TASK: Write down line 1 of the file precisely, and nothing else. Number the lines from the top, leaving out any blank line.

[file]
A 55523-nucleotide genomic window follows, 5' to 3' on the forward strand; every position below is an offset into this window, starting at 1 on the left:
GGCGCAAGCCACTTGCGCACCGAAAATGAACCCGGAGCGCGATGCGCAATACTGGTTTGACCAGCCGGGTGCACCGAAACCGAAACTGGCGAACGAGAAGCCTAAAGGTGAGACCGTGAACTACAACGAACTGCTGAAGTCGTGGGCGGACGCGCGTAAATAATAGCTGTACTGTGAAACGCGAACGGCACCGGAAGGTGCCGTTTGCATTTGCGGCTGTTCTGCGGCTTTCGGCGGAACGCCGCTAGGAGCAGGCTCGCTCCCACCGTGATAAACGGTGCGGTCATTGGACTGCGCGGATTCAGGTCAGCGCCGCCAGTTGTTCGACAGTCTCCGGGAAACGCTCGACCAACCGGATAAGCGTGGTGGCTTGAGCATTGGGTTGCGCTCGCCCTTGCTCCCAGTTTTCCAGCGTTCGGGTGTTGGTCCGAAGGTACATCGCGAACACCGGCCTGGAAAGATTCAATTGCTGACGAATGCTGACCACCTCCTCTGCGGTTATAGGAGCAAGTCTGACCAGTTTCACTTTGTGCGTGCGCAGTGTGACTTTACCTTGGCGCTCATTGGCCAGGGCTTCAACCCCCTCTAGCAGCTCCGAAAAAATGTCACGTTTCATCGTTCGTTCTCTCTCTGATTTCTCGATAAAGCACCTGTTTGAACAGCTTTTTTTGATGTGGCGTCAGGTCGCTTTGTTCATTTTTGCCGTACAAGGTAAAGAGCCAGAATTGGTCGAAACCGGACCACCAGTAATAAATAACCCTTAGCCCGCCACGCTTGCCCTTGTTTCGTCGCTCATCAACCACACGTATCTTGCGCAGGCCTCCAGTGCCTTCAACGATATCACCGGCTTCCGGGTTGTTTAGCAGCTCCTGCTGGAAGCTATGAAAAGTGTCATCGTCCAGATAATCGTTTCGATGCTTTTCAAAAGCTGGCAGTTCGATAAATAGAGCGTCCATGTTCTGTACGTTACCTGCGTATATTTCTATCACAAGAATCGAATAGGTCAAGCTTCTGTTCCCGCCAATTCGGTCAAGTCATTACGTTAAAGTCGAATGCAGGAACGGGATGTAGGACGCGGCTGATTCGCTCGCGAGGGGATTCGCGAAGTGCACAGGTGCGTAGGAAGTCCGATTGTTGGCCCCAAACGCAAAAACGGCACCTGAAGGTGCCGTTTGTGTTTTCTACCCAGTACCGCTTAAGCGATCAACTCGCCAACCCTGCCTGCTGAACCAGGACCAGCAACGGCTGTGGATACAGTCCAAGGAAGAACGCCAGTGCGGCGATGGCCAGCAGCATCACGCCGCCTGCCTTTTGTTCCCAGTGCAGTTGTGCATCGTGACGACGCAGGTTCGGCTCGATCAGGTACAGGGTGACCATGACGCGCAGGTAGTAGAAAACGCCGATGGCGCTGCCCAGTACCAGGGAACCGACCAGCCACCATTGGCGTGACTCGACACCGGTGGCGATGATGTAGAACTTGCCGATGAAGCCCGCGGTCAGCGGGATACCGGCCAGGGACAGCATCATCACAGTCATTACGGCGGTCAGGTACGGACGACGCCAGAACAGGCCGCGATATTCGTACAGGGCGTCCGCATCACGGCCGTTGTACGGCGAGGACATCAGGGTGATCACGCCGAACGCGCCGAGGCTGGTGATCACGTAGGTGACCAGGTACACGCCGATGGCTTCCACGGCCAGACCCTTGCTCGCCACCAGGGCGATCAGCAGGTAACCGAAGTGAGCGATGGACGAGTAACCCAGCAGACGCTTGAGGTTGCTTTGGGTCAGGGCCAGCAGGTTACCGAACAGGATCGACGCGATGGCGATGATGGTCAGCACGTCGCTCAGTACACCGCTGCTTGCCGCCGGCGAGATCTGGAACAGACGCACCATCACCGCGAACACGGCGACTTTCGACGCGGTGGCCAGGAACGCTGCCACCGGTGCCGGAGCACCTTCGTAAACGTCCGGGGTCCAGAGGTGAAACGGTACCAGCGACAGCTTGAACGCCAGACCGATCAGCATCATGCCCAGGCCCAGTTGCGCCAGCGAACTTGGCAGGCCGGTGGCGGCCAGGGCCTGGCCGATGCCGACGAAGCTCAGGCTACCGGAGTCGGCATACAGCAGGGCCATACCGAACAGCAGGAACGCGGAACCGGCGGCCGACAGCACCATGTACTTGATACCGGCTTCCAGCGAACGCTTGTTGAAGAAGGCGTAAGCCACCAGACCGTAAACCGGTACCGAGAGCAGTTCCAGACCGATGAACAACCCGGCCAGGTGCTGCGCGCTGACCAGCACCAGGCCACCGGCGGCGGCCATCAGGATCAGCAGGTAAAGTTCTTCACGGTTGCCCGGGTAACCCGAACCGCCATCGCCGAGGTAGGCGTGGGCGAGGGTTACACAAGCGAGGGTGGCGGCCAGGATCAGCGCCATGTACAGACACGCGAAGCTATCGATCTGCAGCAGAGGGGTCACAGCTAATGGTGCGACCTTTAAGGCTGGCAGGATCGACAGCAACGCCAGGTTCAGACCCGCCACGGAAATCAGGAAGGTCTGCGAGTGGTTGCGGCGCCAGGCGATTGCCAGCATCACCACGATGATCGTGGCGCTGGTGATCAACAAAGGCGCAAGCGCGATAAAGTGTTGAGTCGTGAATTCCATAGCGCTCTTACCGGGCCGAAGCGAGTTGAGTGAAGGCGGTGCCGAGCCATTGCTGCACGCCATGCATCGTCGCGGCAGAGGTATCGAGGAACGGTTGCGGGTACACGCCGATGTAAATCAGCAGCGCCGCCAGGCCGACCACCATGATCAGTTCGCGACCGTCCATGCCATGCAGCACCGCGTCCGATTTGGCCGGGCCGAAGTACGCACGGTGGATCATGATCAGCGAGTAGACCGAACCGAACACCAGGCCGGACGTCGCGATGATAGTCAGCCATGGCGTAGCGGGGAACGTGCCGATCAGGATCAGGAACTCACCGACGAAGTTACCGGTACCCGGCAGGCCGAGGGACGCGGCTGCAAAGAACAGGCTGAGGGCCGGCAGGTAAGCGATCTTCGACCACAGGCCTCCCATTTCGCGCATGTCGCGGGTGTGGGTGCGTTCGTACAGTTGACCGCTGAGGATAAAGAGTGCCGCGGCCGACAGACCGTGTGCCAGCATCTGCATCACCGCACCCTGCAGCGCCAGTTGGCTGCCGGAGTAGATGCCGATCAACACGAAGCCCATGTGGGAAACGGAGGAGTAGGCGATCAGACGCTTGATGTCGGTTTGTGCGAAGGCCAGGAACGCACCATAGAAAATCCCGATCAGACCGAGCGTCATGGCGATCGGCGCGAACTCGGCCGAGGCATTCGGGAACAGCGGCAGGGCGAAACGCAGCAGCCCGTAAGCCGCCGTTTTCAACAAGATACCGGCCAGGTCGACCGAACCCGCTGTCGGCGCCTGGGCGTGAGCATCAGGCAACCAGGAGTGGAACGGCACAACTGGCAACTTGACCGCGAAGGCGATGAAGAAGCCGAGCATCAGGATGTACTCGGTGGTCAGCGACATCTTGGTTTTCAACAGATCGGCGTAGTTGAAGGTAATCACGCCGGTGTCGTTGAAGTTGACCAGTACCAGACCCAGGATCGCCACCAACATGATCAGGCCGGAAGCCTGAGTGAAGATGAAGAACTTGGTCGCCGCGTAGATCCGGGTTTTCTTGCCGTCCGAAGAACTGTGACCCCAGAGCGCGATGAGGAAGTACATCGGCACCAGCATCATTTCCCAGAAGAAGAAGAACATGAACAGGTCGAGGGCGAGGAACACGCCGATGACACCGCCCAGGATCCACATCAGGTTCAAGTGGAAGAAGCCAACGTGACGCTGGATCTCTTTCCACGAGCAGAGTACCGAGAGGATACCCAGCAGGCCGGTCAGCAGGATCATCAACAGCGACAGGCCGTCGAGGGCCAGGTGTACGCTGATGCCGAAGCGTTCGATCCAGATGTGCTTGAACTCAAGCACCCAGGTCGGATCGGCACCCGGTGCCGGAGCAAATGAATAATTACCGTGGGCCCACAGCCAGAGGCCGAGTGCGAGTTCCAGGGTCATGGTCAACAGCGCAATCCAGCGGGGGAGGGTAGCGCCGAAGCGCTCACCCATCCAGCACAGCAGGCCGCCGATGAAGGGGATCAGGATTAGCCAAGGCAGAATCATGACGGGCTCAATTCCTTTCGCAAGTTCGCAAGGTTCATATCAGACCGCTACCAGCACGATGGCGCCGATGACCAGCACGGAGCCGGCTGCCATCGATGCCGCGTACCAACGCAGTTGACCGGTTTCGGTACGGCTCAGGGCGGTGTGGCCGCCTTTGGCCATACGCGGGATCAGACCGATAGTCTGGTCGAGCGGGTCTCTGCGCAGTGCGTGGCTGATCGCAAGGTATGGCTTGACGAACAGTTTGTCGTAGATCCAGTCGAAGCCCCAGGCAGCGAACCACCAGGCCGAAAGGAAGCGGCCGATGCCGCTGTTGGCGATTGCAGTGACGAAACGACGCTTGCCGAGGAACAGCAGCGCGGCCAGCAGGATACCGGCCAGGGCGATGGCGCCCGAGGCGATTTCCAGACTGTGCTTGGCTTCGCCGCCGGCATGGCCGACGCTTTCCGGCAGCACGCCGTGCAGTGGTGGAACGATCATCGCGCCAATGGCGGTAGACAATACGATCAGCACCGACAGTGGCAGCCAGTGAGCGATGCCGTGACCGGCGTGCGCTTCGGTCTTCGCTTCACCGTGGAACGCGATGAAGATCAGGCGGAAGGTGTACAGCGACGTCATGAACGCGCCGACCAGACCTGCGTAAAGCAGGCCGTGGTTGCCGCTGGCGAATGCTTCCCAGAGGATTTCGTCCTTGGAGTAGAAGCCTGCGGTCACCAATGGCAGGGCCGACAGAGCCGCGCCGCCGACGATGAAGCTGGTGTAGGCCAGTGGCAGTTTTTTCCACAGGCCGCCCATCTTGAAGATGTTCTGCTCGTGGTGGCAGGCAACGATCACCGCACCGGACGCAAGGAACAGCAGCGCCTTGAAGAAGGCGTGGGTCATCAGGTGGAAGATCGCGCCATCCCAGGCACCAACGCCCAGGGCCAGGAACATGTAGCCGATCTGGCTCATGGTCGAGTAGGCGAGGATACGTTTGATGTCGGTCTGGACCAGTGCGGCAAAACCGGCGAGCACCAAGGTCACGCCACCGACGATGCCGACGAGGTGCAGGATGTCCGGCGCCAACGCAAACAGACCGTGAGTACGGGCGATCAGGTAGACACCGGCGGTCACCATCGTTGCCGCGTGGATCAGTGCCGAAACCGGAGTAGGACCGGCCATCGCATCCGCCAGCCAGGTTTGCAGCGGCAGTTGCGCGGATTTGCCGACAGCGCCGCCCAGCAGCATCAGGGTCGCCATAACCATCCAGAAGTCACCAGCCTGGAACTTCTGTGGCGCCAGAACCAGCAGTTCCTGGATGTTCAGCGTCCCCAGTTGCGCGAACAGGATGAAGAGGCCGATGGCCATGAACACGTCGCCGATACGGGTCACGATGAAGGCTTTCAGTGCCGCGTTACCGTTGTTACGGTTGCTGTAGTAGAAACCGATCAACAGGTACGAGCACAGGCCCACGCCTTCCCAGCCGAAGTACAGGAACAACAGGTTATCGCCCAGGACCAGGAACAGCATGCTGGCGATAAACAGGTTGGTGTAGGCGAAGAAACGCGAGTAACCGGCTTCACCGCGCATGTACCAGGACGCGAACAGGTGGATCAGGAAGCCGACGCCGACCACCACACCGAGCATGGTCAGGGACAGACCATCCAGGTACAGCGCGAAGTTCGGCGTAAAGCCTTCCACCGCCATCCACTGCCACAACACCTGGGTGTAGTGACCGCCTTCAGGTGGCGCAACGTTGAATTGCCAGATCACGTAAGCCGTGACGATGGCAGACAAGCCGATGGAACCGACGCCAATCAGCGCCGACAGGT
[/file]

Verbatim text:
A 55523-nucleotide genomic window follows, 5' to 3' on the forward strand; every position below is an offset into this window, starting at 1 on the left: